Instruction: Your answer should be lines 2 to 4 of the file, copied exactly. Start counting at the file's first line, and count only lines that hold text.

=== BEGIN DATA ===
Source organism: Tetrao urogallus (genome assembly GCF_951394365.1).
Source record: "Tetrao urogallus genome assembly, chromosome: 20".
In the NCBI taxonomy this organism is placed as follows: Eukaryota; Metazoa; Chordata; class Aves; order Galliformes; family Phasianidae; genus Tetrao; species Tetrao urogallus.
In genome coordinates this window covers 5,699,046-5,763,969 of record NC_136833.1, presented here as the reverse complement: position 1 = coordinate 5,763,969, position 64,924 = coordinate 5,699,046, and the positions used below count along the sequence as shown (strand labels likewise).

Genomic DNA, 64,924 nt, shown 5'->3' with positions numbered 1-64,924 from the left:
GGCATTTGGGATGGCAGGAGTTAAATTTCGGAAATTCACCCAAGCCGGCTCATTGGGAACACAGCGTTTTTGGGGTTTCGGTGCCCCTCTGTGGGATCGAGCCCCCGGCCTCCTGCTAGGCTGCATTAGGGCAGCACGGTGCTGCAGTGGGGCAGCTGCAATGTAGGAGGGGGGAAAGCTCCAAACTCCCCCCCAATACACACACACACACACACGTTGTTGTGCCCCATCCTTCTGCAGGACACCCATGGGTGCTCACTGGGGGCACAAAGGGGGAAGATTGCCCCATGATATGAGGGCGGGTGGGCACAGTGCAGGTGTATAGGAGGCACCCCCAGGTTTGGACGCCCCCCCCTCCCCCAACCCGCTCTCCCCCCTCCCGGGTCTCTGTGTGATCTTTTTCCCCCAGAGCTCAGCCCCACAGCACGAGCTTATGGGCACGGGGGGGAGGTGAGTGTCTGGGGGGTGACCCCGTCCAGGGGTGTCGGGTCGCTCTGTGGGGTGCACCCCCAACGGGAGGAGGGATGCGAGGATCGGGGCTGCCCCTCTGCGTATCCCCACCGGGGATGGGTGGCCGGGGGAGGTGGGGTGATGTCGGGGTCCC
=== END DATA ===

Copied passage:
Source record: "Tetrao urogallus genome assembly, chromosome: 20".
In the NCBI taxonomy this organism is placed as follows: Eukaryota; Metazoa; Chordata; class Aves; order Galliformes; family Phasianidae; genus Tetrao; species Tetrao urogallus.
In genome coordinates this window covers 5,699,046-5,763,969 of record NC_136833.1, presented here as the reverse complement: position 1 = coordinate 5,763,969, position 64,924 = coordinate 5,699,046, and the positions used below count along the sequence as shown (strand labels likewise).